Choosing an estate agent

There's no legal obligation to hire an estate agent, and you can take care of the selling yourself to avoid the extra cost, but it is by far the most common way to proceed in Sweden. Websites like HittaMä (linked to the bank SBAB, and only available in Swedish) or MäklarOfferter (also only available in Swedish) allow you to compare fees and customer satisfaction ratings.

Your estate agent will be representing your property, so you need to be confident in them. Photo: Fredrik Sandberg/TT


You can meet a few different estate agents to get a feel for who you would like to work with. If you are following bidding on similar apartments, make sure to keep track of different estate agents – how do they present the properties, and how successful do they seem to be? 

You will also need to look into the fee, which is usually mostly based on a commission rather than a fixed fee. When you speak to estate agents, ask about the fees, how they carry out market research and what they would value your property at, and how they manage viewings and bidding processes. 

Know your property

When you prepare for the viewing, you need to present prospective buyers with as much information as possible about the apartment. Things like extra storage, shared facilities, and recent renovations could all help you bump up the price so make sure your estate agent knows about them.

Think about questions a prospective buyer might have, and help your estate agent prepare to answer them. Perhaps the property has some especially charming features you would like them to highlight, or the area has a popular restaurant. You want the viewers to be able to imagine themselves living here.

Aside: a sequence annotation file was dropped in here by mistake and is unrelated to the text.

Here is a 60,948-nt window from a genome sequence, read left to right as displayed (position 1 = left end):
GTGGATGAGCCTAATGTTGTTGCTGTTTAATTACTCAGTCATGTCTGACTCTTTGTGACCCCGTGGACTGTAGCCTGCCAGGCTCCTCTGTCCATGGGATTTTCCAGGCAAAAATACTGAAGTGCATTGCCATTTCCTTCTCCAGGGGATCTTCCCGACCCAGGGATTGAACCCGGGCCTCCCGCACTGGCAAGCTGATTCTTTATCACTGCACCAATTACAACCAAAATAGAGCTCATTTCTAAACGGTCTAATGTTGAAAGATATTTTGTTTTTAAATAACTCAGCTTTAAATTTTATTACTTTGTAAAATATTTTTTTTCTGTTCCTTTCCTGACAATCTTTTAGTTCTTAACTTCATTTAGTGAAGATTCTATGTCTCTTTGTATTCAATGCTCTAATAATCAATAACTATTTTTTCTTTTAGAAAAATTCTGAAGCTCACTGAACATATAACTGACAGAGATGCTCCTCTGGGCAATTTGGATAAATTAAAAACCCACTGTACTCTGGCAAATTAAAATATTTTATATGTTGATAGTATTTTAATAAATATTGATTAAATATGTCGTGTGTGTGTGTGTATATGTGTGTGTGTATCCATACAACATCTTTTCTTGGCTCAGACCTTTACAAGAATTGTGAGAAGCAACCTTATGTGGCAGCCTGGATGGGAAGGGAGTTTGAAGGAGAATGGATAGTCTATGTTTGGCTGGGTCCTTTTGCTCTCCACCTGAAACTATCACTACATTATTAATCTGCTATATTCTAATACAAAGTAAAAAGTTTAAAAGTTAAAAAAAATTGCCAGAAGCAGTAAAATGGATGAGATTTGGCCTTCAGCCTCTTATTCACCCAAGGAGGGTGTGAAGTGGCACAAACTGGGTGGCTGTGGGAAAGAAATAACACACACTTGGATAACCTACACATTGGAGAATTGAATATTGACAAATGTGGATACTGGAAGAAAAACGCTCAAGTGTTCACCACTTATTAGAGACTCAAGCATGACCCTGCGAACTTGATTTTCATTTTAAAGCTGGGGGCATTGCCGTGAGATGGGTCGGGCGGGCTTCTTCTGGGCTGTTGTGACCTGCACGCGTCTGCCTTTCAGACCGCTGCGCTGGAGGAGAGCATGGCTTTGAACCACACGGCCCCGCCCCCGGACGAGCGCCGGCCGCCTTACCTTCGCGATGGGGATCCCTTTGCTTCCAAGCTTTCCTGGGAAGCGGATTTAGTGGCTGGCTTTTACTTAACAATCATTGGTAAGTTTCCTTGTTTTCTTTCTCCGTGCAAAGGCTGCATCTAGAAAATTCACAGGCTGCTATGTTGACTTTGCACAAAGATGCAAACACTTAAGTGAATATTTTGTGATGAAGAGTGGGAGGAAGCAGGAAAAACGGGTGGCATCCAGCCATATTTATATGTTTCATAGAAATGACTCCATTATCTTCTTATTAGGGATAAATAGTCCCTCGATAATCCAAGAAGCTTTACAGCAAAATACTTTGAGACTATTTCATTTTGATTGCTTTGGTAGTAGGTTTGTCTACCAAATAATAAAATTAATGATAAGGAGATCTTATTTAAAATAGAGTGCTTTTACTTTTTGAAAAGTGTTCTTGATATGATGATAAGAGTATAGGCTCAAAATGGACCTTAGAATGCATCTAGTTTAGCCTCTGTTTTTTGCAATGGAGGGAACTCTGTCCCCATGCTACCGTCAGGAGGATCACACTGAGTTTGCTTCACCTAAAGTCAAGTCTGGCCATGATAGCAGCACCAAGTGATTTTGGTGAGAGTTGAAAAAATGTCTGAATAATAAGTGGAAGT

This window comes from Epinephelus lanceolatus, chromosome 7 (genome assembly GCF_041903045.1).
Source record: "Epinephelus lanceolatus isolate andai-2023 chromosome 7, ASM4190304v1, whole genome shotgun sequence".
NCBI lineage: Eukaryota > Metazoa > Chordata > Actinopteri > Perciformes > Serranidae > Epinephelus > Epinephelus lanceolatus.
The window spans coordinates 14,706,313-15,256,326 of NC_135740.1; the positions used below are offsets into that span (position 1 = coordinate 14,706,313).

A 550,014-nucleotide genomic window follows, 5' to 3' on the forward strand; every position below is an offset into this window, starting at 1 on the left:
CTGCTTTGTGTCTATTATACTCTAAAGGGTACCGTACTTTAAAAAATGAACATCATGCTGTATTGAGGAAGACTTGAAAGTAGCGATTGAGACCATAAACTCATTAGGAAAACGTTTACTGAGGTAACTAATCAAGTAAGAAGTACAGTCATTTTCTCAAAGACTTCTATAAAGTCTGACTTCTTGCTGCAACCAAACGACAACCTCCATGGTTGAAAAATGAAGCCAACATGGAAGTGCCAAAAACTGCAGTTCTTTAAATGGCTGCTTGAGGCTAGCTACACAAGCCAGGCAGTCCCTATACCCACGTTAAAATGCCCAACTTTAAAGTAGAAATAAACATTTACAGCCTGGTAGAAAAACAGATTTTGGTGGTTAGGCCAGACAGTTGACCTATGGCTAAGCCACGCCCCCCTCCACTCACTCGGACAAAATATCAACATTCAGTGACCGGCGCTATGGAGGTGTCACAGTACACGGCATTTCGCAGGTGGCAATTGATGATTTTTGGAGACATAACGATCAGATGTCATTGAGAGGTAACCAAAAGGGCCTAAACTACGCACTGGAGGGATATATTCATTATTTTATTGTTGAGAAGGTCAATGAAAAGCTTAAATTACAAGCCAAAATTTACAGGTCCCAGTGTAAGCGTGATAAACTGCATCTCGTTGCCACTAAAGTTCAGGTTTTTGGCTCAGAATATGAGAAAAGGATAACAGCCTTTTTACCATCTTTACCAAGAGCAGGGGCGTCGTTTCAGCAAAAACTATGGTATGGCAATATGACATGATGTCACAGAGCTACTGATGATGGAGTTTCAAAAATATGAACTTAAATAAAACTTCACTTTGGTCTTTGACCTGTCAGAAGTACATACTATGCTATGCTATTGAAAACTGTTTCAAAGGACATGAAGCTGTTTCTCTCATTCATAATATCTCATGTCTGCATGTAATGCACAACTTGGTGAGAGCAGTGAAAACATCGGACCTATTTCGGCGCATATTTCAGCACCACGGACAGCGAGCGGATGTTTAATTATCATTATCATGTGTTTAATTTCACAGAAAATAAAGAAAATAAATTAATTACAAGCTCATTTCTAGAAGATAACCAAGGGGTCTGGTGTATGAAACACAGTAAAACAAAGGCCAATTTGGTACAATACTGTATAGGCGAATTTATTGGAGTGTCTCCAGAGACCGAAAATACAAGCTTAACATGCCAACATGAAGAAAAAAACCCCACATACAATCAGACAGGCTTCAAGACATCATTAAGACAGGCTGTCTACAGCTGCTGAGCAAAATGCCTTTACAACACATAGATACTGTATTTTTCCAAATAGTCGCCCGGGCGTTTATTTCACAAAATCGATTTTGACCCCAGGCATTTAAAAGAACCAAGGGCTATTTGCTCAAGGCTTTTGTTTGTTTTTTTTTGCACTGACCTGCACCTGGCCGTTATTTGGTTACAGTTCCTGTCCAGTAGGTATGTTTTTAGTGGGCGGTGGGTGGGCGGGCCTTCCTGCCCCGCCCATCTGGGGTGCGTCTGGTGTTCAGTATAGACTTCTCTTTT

It is also important to be honest about any problems. You can be held liable if you give incorrect information to the buyer, and may even need to pay damages in future, so it is very important that you give the correct facts, including any known flaws. If you are selling a house that is not part of a housing association, you generally get a full survey done to help with this. 

Photo: Fredrik Persson/Scanpix


Know your red lines

As you may remember from buying your property, the Swedish housing market moves fast and sales can be concluded within a matter of days. As the seller, you need to make sure you have set your own goals so that you will be able to work with prospective buyers and avoid slowing down the process at the crucial final stages.

Two of the most important things to think about are the lowest price you would be happy settling for, and any requirements you have about the move-in date. If you have already set a move-in date for your next home, you probably want to be out of your current apartment (and stop paying the mortgage) as soon as possible. If you are moving in with a partner, you may be able to be more flexible.

Viewings and bidding

By this point, your home is ready to go on the market.

There is a lot to think about, from the length and timing of the viewing, and whether you want open viewings (the most common, meaning anyone can attend) or only host viewings for individual interested buyers.

Hopefully, after the viewings someone will make an offer – perhaps at the listed price, or below it. If you live in a popular area, you may well receive multiple offers in which case a bidding process starts, or a buyer might make an offer above the starting price before the open viewings start in an attempt to take the property off the market.

It is a good idea to have thought about what you want to do in each of these scenarios beforehand so you do not have to make a decision in a hurry.